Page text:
Hudson Valley Colleges Think Green With Environmental Initiatives
Local education institutes show their smarts with eco-friendly composting, energy, and recycling programs.
Contrary to what Kermit may think, it’s not always easy being green. When it comes to eco-friendly actions in everyday life, the easy option often overshadows any good-for-the-planet alternatives. Why walk to the recycling bin when the garbage can is right there? What’s the point in carpooling if you can drive yourself?
Yet, as we all know, green living is critical for a cleaner world. That’s why we tip our hats off to these Hudson Valley colleges. On top of juggling active communities and thousands of students, they find time to keep the earth in mind as well. Read on to see how these higher education institutions are doing their part to protect the planet.
Bard College is a leader on the eco-education front, tackling current environmental efforts while forecasting and preparing its community for future planetary concerns. As far as education goes, the college offers both undergraduate and graduate programs in sustainability. Students learn about green policy and practices as they recycle in their dorms and participate in food and agricultural programs on campus.
In 2015, Bard earned a Gold Rating from the Advancement of Sustainability in Higher Education, a status it improved upon in 2017. In 2018, Bard became a Clean Air New York Campus and an EPA Green Power Partner. Needless to say, with the help of the Office of Sustainability, the school’s sustainability status has improved significantly since the first recycling program and geothermal system made their way onto campus in 1992.
Bowne Hall and Conklin Residence Hall at Dutchess Community College / Photo courtesy Dutchess Community College
Although Dutchess Community College is significantly smaller than the other schools on this list, it is no less mighty in its efforts to think green. On campus, for instance, both Bowne Hall and Conklin Residence Hall rely on geothermal systems for heating and cooling.
“Classrooms, offices, and hallways have occupancy sensors for lighting, which turns off if there’s no movement,” says Judi Stokes, Director of Communications and Public Relations at the college. On top of that, all exterior lighting uses energy-efficient LED bulbs, while food service waste goes straight into composting.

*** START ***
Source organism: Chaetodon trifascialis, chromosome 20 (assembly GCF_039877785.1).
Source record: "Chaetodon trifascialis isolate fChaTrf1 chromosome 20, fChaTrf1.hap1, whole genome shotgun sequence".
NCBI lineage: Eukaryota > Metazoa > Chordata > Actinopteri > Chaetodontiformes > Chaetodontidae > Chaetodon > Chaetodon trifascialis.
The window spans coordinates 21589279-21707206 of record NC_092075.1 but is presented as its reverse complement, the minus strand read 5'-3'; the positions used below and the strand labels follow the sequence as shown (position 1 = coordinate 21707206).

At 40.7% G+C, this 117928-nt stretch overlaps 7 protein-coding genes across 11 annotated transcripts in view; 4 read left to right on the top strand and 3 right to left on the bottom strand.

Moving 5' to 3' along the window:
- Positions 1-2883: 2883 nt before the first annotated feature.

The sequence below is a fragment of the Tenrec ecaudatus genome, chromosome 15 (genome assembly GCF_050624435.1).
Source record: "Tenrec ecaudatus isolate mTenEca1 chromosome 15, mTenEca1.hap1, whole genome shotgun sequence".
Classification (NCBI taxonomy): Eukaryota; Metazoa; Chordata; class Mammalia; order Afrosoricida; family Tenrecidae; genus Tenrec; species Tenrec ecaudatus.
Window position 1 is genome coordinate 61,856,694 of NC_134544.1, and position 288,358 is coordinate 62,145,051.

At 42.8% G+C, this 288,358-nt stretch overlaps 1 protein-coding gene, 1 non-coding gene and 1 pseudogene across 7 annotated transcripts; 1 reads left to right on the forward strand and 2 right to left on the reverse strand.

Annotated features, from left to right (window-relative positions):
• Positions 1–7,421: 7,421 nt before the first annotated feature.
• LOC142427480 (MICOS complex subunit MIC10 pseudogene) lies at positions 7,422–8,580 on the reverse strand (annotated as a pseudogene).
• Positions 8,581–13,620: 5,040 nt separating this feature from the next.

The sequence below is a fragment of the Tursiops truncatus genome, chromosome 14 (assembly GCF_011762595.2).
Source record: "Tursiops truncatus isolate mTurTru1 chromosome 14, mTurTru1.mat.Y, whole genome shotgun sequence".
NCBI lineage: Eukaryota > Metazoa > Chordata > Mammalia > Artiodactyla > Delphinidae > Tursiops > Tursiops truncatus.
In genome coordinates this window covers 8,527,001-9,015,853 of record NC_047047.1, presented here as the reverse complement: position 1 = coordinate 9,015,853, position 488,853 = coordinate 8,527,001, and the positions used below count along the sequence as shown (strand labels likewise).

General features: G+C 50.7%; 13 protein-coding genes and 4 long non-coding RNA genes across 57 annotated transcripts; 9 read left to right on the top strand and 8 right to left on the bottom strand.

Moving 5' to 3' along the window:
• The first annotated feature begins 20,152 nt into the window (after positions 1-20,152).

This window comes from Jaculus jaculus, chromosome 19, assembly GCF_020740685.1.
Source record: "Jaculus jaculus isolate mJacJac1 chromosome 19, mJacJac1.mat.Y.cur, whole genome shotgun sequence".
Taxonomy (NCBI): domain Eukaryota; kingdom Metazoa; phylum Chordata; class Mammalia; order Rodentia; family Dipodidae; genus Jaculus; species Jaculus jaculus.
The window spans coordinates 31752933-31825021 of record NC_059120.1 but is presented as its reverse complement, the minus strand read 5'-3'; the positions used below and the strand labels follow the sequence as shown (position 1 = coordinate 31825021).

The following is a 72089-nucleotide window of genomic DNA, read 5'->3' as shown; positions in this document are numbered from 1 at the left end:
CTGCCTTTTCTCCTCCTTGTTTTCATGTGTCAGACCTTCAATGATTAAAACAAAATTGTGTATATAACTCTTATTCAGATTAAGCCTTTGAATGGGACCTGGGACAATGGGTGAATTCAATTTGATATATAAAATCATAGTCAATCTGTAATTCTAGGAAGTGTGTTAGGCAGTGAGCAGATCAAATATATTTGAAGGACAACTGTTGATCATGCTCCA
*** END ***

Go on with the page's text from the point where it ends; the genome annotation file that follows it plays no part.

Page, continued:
At Marist College in Poughkeepsie, the Campus Sustainability Advisory Committee, or CSAC, leads green programming, which extends to information technology, recycling, and public awareness. In 2017, the committee held two events to improve green operations on campus. The first, a partnership with the Habitat for Humanity student club, collected cardboard on Opening Day Move-in to be recycled. In October, CSAC hosted its 11th annual sustainability program to highlight the significance of environmentally positive endeavors on campus and in daily life.
The Information Technology office at Marist also makes strides when it comes to ecofriendly endeavors. Since 2007, IT has used 30 percent recycled paper in computer labs and saved more than 150 cases of paper per year. On top of that, IT saves old school computers from a fate in the landfill by turning them over to local non-profit organizations for reuse.
A view of the new solar energy system at SUNY New Paltz. Photo courtesy of SUNY New Paltz
In the Hudson Valley, SUNY New Paltz leads the way with cutting edge sustainable initiatives. On April 25, 2018, the college unveiled its latest addition, a new solar energy system. According to a statement from the school, “the $1.37 million project includes 217 kilowatts of photovoltaic arrays on the roofs of Elting Gymnasium and Sojourner Truth Library, and a hybrid power converter and battery storage system.” The project is part of Governor Cuomo’s push to increase the transmission of clean and renewable energy in New York by 2025.
The college, which boasts a STARS Silver Rating from the Association for the Advancement of Sustainability in Higher Education, makes eco-friendly strides in other areas as well. In regard to dining, the campus integrates sustainable policies, vegan options, and local harvest meals. The students and faculty are heavily engaged in environmentally positive activities and research, a fact that helped the school improve its STARS ranking from 46 in 2015 to 53.76 in 2018.
Thompson Memorial Library, Vassar College. Photo by Tamar M. Thibodeau / Vassar College
Vassar College doesn’t just think green; it is green. Literally speaking, trees of every shape and size cover the Poughkeepsie campus, which earned a Gold Rating for Sustainability Initiatives from the Association from the Advancement of Sustainability in Higher Education in 2018, jumping from its previous Silver Ratings in 2011 and 2014. The college boasts a number of green buildings and makes it easy for students to leave their cars at home, thanks to its partnerships with public transportation and rideshare programs. As far as food goes, the All Campus Dining Center regularly hosts Local Food Nights and serves locally grown produce. It also engages in “trayless dining” to save water and energy. At The Retreat, the college’s café space, all food waste, plates, cups, and utensils get composted.
In an effort to reduce waste each year, the Office of Sustainability, which oversees green initiatives at Vassar, hosts SWAPR. In May, departing students donate old books, clothing, furniture, and other dorm essentials to be sold to incoming students at a bargain price the following September. Items avoid the dumpster and find their way into the hands of students who need them.